1. The Applicant exercised the workplace rights pleaded in [61]-[63] when making the Second, Third and Fifth Complaints for the purposes of s 285(1)(a)(ii) of the Act.

  1. The Applicant was entitled to the benefit of, or has a role or responsibility under an industrial law pleaded in [64]-[66] (above) when making the Second, Third and Fifth Complaints for the purposes of s 285(1)(a)(i) and (ii) of the Act.
  1. [59]
    The Respondent submits:
  1. (a)
    paragraphs 61 to 66, 69 and 70 relate to a workplace right under the Work Health and Safety Act 2011 (Qld); and
  1. (b)
    if these complaints were complaints which the Applicant was able to make in relation to his employment, it is irrelevant whether, in making those complaints, the Applicant was also ''…entitled to the benefit of, or ha[d] a role or responsibility under an industrial law."[10] 
  1. [60]
    The Respondent further submits that the Applicant does not assert that the adverse actions identified at paragraphs 72 to 85, nor the orders sought at paragraphs 87 to 89, relate to a benefit under an industrial law including a benefit under the Work Health and Safety Act 2011 (Qld), but rather a complaint made.
  1. [61]
    Industrial Commissioner Black in his decision of Allan v State of Queensland[11] stated:

[20] I accept that there is a prima facie case that rights pertaining to workplace health and safety matters are excluded from s 284 of the IR Act.  The case to this effect turns primarily on the difference in expression of s 284 in the IR Act and the equivalent section (s 341) in the Fair Work Act 2009 (FW Act).  Firstly the IR Act refers to industrial law and industrial instrument while the FW Act refers to “workplace law" and “workplace instrument".  Secondly, s 12 of the FW Act in defines “workplace law" to include any other law that regulates the relationships between employers and employees “(including by dealing with occupational health and safety matter)".  In contrast, “industrial law" in the IR Act is defined to include “another Act regulating the relationship between employers and employees".  In short, despite an intention for the IR Act provisions to reflect the FW Act provisions, the reference to safety matters is excluded.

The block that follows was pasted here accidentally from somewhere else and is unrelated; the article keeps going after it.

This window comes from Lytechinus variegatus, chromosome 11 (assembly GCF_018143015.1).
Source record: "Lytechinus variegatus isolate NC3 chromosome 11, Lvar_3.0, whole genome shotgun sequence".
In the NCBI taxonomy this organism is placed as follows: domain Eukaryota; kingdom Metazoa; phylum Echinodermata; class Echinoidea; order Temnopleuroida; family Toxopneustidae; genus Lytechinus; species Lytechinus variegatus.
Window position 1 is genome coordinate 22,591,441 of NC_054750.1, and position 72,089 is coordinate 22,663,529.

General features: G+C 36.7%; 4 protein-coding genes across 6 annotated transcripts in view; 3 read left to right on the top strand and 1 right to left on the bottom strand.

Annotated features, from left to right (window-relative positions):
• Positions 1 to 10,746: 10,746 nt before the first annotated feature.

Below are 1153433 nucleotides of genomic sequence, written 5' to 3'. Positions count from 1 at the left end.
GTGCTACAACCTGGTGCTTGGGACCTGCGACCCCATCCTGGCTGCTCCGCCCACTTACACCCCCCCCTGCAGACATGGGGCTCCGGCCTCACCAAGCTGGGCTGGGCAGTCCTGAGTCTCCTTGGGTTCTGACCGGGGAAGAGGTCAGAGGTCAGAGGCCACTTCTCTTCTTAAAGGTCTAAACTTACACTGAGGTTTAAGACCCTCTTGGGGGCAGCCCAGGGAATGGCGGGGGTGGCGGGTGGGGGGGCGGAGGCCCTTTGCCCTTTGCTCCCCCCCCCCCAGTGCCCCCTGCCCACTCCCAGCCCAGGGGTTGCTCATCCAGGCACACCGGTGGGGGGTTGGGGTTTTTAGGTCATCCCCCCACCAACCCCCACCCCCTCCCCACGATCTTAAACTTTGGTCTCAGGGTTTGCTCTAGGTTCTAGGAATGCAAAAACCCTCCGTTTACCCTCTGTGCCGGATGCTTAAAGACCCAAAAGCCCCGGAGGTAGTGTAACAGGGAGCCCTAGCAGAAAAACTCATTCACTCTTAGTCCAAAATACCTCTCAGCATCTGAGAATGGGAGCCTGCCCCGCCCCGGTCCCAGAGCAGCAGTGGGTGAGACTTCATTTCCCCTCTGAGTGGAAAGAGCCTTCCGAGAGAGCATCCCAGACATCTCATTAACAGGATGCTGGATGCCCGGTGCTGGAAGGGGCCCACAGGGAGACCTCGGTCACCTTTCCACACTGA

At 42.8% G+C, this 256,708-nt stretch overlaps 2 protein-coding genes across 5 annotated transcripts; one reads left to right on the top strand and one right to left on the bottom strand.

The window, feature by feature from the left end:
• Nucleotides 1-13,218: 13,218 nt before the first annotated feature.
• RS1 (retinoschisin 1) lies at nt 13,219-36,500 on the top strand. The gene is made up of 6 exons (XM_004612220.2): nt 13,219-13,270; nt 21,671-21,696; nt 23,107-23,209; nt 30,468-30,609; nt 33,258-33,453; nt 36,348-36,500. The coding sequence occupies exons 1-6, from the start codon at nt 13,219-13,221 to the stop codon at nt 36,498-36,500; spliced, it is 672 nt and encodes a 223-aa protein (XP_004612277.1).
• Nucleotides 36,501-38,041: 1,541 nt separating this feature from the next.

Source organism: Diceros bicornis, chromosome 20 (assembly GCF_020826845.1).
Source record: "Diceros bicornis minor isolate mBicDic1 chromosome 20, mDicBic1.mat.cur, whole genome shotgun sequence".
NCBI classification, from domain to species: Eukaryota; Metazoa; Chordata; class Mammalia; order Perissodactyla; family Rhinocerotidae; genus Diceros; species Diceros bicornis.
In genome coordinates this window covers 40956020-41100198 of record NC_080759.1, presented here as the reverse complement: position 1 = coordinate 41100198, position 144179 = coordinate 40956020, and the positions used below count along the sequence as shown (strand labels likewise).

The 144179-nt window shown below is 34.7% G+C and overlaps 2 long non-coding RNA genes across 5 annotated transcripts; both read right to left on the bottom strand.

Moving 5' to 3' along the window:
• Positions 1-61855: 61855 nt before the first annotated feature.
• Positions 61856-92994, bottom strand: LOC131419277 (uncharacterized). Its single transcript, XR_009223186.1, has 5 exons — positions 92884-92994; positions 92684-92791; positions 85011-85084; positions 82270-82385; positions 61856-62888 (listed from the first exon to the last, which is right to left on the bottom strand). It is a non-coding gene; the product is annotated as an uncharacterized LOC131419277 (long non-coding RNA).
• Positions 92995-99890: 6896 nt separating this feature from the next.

[21] The Respondent took the exclusion to be significant in circumstances where the adverse action provisions of the IR Act were modelled on those contained in the FW Act.  Therefore, the omission of the reference to health and safety matters from s 284 of the IR Act demonstrates the legislature's intention to specifically exclude laws dealing with occupational health and safety matter from being deemed to be “industrial laws" under the IR Act.

[22] The inclusion in Part 6 of the Work Health and Safety Act 2011 of extensive provisions dealing with discriminatory, coercive and misleading conduct which go beyond a replication of IR Act general protections provisions is further evidence of an intention that health and safety matters are not to be included in s 284 of the Act.

  1. [62]
    I accept the decision of Industrial Commissioner Black.
  1. [63]
    For those same reasons I do not see how I could accept the inclusion of paragraphs 61 to 66, 69 and 70 in the amended application. 
  1. [64]
    Paragraphs 61 to 66, 69 and 70 are not allowed.

Footnotes

[1] O'Sullivan v Farrer [1989] 168 CLR 210, 216  (Mason CJ, Brennan, Dawson and Gaudron JJ).

[2] Which included Lejmanoski v The University of Western Australia (No 2) [2014] FCCA 1179, [25].

[3] Outline of submissions in reply, paragraph 11

[4] Submissions on objections, paragraph 27.

[5] (1888) 38 Ch D 263, cited in Callide Power Management Pty Ltd v Callide Coalfields (Sales) Pty Ltd [2014] QSC 205, [27] (Jackson J).

[6] Coco v Ord Minnett Ltd [2012] QSC 324, [18]-[19]

[7] Sagona v R & C Piccoli Investments Pty Ltd & Ors [2014] FCCA 875, [351].

[8] Haines v Bendall (1991) 172 CLR 60.

[9] Kernal Holdings Pty Ltd v Rothmans of Pall Mall (Australia) Pty Ltd (1991) 217 ALR 171, 173 (French J).

[10] The Respondent's submissions, paragraph 27-28.

[11] Allan v State of Queensland [2018] QIRC 36, [20]-[22]

Close

Editorial Notes

  • Published Case Name:

    Doorley v State of Queensland (Department of Premier and Cabinet)

  • Shortened Case Name:

    Doorley v State of Queensland (Department of Premier and Cabinet)

  • MNC:

    [2019] QIRC 205

  • Court:

    QIRC

  • Judge(s):

    Industrial Registrar Shelley

  • Date:

    24 Dec 2019

Appeal Status

Please note, appeal data is presently unavailable for this judgment. This judgment may have been the subject of an appeal.